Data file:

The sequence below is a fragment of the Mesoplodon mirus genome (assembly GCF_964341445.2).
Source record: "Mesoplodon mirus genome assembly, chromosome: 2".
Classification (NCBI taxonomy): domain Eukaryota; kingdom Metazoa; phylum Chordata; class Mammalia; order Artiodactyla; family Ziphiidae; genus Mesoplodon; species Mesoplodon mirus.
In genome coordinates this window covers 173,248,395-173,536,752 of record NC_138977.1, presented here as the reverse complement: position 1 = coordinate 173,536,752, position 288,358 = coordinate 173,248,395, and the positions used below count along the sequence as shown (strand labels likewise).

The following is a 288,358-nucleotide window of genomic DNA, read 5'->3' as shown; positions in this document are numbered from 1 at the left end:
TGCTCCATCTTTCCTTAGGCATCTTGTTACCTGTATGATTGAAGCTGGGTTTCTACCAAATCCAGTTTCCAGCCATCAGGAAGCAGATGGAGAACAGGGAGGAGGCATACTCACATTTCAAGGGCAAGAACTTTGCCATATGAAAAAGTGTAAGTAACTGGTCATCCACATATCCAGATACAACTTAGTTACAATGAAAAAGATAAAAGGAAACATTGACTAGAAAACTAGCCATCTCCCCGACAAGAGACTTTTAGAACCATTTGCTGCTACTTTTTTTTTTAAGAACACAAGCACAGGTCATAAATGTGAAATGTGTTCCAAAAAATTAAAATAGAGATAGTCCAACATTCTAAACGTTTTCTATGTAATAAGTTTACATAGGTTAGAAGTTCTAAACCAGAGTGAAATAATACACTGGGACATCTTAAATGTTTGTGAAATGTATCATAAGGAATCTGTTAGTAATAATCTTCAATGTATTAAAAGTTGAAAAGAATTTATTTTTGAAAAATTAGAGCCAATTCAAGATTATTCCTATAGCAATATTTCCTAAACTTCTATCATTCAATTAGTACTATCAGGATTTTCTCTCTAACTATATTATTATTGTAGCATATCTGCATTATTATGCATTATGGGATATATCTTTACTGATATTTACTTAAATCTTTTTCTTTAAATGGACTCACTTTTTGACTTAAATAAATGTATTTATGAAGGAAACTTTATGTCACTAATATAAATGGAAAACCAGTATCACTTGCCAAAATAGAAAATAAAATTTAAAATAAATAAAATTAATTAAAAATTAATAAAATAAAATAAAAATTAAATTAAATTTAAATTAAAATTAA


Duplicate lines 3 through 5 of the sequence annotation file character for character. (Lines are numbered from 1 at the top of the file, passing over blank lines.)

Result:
Classification (NCBI taxonomy): domain Eukaryota; kingdom Metazoa; phylum Chordata; class Mammalia; order Artiodactyla; family Ziphiidae; genus Mesoplodon; species Mesoplodon mirus.
In genome coordinates this window covers 173,248,395-173,536,752 of record NC_138977.1, presented here as the reverse complement: position 1 = coordinate 173,536,752, position 288,358 = coordinate 173,248,395, and the positions used below count along the sequence as shown (strand labels likewise).

The following is a 288,358-nucleotide window of genomic DNA, read 5'->3' as shown; positions in this document are numbered from 1 at the left end: